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№ 71


17 September 2004

Hammer Price:

A fine Indian campaign group of four to Private James Plant, 9th Lancers, representing every campaign fought by the regiment in that period

Punniar Star 1843 (Private James Plant, H.M. 9th or Queen’s Royal Lancers) fitted with contemporary replacement bar suspension

Sutlej 1845-46, for Sobraon 1846 (Jas. Plant, 9th Lancers)

Punjab 1848-49, 2 clasps, Chilianwala, Goojerat (J. Plant, 9th Lancers)

Indian Mutiny 1857-59, 3 clasps, Delhi, Relief of Lucknow, Lucknow (Jas. Plant, 9th Lancers) some light edge bruising and contact marks, otherwise very fine and better and a scarce group

Ex Whitaker 1896.

James Plant was born in Manchester and attested for the 4th Dragoon Guards at Cork on 19 April 1839, giving his trade ‘Labourer’, and his age as 18 years. In July 1841 he was tried for using threatening language to non commissioned officers and sentenced to four months imprisonment. In April the following year, he was transferred to the 9th Lancers then under orders for India. 743 officers and men landed at Calcutta, but within a month of their arrival ninety had died of cholera - a mere handful would return home with the regiment in 1859.

Over the next twenty years Plant served in all campaigns and in virtually every engagement in which his regiment was represented. He first served in the Gwalior Campaign, being present at the battle of Punniar on 29 December 1843. In 1845-46, he served in the Sutlej Campaign and was present at Sobroan on 10 February 1846. In the Second Sikh War he was present at the passage of the Chenab, and at the battles of Chilianwala and Goojerat. He was in trouble again in 1852 and was tried and imprisoned for habitual drunkeness. During the Mutiny he marched with his regiment from Ambala to Delhi, taking part en route in the battle of Badli-ki-Serai. Having participated in the siege and capture of Delhi, he fought in the actions at Bolundshuhur and Allighur, during the advance of Greathed’s Flying Column, and in the battle at Agra, where the column was surprised by mutineers from the Gwalior Contingent. He was present at the second relief and final capture of Lucknow, and subsequently served in the campaigns in Rohilkhund and Oudh. He returned home with the ‘Ninth’ in September 1859, and was discharged through disability at Aldershot on 19 April 1861. At that time he was serving in Major James Rawlins’s troop and his conduct was deemed ‘indifferent lately’. Taking account of his numerous misdemeanours during his service, James Plant was never a contender for the long service and good conduct medal.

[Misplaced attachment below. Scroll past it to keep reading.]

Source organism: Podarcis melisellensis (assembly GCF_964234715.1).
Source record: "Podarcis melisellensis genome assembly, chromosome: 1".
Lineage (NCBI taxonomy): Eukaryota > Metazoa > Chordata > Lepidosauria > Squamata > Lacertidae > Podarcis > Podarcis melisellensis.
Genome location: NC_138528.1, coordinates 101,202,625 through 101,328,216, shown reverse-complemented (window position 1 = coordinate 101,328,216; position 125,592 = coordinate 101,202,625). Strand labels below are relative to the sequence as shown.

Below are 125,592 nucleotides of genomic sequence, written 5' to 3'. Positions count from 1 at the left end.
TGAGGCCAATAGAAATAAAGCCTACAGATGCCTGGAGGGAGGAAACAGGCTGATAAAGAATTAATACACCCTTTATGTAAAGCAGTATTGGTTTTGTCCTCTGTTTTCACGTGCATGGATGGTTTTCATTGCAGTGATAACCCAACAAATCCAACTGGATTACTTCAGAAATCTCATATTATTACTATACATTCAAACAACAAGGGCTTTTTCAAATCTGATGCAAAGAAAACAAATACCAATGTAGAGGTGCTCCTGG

Ref: WO 97/1297.